Journal of the ACM

The Effect of a Capacity Constraint on the Minimal Cost of a Partition

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A recent paper by Chandra and Wong considered the problem of finding a partition of nonnegatlve numbers into m groups to minimize a certain cost, the sum of the squares of the group sums. One apphcatlon of thin problem is m allocation of data records to disks to minimize arm contention, under certain assumptions about record accessing behavior In the paper by Chandra and Wong it was assumed that the dmk capacltms were so large that capacity constraints could be ignored Consideration of the effect of such constraints, assuming equal-razed data records and equalsized dmks, leads to the problem of partitioning numbers (which represent access probabihtles) into m groups of at most k numbers each A practical method for partltmmng is shown to ymld a cost no more than of the minimal cost without the constraint on group size (Cases are constructed that approach this limit asymptotically ) Therefore, within the context of the model, increasing the disk capacity (keeping the number of arms fixed) and arbitrarily changing the partitmn cannot reduce the arm contention cost below 75 percent of that achieved on the existing system with the suggested partition The result also shows that the proposed partition has a cost for the constrained problem at most of the minimal cost for the constrained problem However, the exact worst-case performance is not yet known except in the case when the group size is 2. In that case, the proposed partition is actually optimal. © 1975, ACM. All rights reserved.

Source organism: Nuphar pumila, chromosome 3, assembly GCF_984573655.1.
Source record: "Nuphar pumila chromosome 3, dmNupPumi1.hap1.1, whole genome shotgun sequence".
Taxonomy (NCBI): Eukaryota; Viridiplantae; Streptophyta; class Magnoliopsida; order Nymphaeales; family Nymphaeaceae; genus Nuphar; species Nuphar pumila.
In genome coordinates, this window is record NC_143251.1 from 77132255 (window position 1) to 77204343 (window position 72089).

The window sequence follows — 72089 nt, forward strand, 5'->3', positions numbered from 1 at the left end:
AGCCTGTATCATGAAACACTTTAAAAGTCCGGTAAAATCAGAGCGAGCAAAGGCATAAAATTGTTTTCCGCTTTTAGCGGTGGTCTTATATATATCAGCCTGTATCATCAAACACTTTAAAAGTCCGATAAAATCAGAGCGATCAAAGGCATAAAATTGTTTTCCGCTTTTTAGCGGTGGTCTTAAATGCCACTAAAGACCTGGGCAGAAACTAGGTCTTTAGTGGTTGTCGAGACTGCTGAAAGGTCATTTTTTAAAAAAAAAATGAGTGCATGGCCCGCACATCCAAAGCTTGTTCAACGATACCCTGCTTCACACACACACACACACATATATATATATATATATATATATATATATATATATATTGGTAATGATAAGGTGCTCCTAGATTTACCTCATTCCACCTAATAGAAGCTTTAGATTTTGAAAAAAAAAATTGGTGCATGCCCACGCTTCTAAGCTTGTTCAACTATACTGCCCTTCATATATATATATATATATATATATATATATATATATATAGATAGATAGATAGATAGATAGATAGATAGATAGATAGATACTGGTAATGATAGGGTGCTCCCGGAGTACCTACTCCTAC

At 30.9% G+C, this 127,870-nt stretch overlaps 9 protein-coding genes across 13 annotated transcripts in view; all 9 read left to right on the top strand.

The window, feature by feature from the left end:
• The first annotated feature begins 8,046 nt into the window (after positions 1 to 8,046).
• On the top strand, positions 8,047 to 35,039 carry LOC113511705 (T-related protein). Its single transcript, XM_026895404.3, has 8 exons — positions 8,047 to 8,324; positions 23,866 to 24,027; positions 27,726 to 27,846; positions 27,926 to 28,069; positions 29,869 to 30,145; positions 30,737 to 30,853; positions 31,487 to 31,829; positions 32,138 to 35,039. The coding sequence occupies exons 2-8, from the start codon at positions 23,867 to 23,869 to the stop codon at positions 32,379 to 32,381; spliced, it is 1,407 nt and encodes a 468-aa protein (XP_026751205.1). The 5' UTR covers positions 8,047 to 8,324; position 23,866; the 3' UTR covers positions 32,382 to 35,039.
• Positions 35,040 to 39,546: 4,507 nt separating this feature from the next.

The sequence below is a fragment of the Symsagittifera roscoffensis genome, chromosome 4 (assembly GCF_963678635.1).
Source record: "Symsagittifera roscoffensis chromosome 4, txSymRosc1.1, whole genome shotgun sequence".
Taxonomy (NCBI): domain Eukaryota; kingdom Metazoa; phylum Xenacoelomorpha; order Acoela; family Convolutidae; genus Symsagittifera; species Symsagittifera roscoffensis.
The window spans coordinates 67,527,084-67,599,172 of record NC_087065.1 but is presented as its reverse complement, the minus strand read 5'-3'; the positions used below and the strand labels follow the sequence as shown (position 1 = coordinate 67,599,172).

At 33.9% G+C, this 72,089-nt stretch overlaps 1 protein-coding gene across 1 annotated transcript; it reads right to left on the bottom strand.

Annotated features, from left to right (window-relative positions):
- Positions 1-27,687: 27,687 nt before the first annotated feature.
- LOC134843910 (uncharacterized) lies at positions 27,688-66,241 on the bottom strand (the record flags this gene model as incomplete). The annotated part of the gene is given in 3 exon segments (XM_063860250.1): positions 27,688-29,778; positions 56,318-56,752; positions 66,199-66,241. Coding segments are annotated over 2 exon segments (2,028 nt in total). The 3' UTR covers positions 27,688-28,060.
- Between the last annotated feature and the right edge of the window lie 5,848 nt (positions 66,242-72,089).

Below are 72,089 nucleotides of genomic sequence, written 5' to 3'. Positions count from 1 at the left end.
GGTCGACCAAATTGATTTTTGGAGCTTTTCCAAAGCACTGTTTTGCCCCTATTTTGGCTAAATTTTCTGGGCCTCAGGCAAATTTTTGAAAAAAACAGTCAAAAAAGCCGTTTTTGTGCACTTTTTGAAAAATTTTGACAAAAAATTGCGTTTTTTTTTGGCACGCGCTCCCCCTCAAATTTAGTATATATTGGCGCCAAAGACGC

Journal of the ACM